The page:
Shall one generalize all priests as pedophiles? The horrors of World War II cannot be laid at atheists in general. Humans and their will to power and lack of skepticism is the problem and that includes the Church as well.
On Christianity and the English people again it is a more complex history. It is not always a good influence considering the religious wars and corruption that is part of the history. Democracy came from Ancient Pagan Greece. The Pagan Roman Republic was an inspiration for the American Experiment. The Renaissance was inspired by Pagan Greek and Roman ideas. Christianity cannot claim it was the only influence in the Western world. There are deeper roots that are in Ancient Greece and Rome that the Church had nothing to do with. The Catholic Church would appreciate that people do not generalize the Church and is seen with complexity and not demonized as pedophiles and crusaders. But the Church should have some reciprocity and not be simplistic and ignore history's complexity with its criticisms of atheism.

Wednesday, September 15, 2010

Realists do not fear the results of their study.
Fyodor Dostoevsky

Monday, September 6, 2010

Sir Martin Rees: Brains & Post-Human Evolution

Sir Martin Rees:

Our brains are limited. It may take a posthuman species to work out the big questions.

“Einstein averred that “the most incomprehensible thing about the Universe is that it is comprehensible”. He was right to be astonished. Our minds evolved to cope with life on the African savannah, but can comprehend a great deal about the counterintuitive microworld of atoms, and about the vastness of the cosmos.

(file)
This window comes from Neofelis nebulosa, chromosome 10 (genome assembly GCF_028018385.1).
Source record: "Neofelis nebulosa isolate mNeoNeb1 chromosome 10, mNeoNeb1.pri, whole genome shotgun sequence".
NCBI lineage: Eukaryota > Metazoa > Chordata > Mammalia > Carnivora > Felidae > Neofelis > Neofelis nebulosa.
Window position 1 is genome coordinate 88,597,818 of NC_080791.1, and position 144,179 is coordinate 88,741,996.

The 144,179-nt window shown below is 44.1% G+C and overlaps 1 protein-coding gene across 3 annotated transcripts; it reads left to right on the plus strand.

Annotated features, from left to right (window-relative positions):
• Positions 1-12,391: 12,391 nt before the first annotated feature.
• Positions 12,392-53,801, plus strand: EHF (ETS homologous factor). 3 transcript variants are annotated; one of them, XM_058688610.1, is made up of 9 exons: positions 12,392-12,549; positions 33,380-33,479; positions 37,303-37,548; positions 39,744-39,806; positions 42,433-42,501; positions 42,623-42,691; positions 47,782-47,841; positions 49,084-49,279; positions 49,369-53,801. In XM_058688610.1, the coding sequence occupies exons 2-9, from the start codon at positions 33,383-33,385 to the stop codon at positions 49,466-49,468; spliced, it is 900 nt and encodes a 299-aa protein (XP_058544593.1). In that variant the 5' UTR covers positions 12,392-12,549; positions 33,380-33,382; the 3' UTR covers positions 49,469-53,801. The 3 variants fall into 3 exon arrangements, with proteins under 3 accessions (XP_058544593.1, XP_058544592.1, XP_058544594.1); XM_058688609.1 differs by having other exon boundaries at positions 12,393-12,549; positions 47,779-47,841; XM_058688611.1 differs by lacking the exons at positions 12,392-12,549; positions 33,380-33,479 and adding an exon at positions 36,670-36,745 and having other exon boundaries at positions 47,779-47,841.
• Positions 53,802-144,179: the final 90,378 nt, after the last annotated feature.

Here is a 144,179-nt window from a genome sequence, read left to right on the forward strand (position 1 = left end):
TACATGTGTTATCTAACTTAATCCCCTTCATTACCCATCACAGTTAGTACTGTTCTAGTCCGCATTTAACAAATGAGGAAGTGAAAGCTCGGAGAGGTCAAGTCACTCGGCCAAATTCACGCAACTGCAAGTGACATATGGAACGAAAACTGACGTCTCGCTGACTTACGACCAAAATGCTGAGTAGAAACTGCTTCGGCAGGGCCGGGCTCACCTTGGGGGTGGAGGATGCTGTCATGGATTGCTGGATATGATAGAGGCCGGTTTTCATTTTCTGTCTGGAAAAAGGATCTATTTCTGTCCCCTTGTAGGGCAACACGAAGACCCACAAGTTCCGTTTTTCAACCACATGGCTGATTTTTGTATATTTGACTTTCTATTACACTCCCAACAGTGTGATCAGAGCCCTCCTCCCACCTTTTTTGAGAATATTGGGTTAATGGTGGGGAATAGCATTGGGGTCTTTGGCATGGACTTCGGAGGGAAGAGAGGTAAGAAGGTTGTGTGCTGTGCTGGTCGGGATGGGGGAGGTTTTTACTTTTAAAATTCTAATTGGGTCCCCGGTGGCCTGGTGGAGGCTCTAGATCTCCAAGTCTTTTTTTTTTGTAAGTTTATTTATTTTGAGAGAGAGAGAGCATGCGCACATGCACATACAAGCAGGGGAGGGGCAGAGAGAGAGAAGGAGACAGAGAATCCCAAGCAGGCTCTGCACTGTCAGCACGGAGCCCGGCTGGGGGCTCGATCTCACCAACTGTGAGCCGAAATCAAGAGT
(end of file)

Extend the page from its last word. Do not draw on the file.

Indeed, Einstein would have been specially gratified at how our cosmic horizons have expanded. Our Sun is one of a hundred billion stars in our galaxy, which is itself one of many billion of galaxies in range of our telescopes. And there is firm evidence that these all emerged from a hot dense “beginning” nearly 14 billion years ago. (…)

Science is a global culture. Its universality is specially compelling in my own subject of astronomy. The dark night sky is an inheritance we’ve shared with all humanity, throughout history. All have gazed up in wonder at the same vault of heaven, but interpreted it in diverse ways.

It’s a cultural deprivation not to appreciate the panorama offered by modern cosmology and Darwinian evolution — the chain of emergent complexity leading from some still-mysterious beginning to atoms, stars and planets. And how, on our planet, life emerged and evolved into a biosphere containing creatures with brains able to ponder their origins. This common understanding should transcend all national differences — and all faiths too.